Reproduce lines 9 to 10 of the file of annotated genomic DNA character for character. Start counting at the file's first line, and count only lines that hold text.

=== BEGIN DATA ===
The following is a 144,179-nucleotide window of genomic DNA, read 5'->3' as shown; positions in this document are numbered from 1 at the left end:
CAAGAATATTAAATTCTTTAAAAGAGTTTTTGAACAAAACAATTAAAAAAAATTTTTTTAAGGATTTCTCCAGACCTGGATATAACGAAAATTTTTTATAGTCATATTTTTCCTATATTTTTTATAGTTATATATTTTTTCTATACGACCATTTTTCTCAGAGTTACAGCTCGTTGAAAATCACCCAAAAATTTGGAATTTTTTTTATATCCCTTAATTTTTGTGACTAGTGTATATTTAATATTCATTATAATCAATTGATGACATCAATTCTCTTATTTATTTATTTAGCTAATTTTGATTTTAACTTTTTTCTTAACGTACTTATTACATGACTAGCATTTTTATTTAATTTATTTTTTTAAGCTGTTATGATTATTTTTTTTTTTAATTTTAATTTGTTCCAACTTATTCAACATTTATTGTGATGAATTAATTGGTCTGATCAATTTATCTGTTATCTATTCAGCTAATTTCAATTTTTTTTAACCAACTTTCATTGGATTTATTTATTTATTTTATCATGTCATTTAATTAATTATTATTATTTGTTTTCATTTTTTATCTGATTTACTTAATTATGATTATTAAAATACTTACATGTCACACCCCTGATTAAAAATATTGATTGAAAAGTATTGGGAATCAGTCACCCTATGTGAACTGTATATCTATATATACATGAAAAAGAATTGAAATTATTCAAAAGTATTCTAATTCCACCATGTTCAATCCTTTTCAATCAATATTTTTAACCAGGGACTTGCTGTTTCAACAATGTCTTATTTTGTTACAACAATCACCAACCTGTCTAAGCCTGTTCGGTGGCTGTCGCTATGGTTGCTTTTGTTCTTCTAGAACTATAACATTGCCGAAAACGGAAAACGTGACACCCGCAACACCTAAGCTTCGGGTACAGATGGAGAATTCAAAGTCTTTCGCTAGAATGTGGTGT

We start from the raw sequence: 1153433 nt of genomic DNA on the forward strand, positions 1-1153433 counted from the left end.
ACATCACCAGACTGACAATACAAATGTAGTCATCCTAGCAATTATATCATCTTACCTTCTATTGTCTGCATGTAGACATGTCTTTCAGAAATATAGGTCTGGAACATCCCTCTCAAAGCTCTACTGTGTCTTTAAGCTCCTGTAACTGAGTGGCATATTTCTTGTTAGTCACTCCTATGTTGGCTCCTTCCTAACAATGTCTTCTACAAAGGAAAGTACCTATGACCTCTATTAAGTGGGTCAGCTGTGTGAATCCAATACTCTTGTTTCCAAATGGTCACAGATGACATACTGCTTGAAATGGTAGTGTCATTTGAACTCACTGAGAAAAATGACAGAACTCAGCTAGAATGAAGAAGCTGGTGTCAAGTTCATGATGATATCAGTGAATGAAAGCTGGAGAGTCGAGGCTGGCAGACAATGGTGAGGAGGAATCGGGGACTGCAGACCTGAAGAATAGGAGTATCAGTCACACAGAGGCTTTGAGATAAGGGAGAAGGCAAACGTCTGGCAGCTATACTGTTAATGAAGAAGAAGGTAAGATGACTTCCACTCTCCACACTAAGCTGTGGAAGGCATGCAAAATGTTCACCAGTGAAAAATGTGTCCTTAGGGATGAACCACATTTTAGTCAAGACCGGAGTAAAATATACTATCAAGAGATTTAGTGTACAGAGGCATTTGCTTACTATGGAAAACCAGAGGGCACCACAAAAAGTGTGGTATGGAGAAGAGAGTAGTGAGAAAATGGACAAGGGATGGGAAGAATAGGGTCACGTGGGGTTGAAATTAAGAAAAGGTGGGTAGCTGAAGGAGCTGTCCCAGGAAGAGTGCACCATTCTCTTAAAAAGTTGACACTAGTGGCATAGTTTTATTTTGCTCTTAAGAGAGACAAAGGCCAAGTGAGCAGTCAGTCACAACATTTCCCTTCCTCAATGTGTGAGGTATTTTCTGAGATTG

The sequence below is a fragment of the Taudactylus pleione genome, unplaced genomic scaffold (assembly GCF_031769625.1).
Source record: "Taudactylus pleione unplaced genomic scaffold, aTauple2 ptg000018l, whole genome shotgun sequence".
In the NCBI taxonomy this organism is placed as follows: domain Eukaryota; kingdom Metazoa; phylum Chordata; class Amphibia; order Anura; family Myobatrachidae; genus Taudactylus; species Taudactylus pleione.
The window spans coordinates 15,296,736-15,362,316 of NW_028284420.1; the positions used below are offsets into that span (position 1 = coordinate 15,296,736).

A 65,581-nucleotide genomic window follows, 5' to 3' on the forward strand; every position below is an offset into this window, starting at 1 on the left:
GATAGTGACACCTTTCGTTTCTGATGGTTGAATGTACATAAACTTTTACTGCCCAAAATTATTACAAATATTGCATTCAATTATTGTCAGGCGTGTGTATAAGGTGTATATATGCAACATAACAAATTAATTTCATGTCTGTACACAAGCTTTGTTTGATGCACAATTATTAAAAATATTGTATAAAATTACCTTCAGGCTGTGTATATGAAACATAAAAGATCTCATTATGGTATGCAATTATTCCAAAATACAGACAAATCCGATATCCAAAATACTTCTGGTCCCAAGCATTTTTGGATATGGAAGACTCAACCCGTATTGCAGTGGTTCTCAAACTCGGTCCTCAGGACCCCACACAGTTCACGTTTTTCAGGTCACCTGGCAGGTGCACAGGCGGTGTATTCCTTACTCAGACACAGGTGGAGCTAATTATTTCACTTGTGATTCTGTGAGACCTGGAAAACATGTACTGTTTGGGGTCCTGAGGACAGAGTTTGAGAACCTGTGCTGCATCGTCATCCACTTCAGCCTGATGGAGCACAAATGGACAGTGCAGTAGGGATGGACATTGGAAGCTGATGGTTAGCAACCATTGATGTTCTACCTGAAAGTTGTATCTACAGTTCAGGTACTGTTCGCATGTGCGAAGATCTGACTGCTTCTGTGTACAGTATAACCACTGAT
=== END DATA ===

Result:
A 65,581-nucleotide genomic window follows, 5' to 3' on the forward strand; every position below is an offset into this window, starting at 1 on the left:
GATAGTGACACCTTTCGTTTCTGATGGTTGAATGTACATAAACTTTTACTGCCCAAAATTATTACAAATATTGCATTCAATTATTGTCAGGCGTGTGTATAAGGTGTATATATGCAACATAACAAATTAATTTCATGTCTGTACACAAGCTTTGTTTGATGCACAATTATTAAAAATATTGTATAAAATTACCTTCAGGCTGTGTATATGAAACATAAAAGATCTCATTATGGTATGCAATTATTCCAAAATACAGACAAATCCGATATCCAAAATACTTCTGGTCCCAAGCATTTTTGGATATGGAAGACTCAACCCGTATTGCAGTGGTTCTCAAACTCGGTCCTCAGGACCCCACACAGTTCACGTTTTTCAGGTCACCTGGCAGGTGCACAGGCGGTGTATTCCTTACTCAGACACAGGTGGAGCTAATTATTTCACTTGTGATTCTGTGAGACCTGGAAAACATGTACTGTTTGGGGTCCTGAGGACAGAGTTTGAGAACCTGTGCTGCATCGTCATCCACTTCAGCCTGATGGAGCACAAATGGACAGTGCAGTAGGGATGGACATTGGAAGCTGATGGTTAGCAACCATTGATGTTCTACCTGAAAGTTGTATCTACAGTTCAGGTACTGTTCGCATGTGCGAAGATCTGACTGCTTCTGTGTACAGTATAACCACTGAT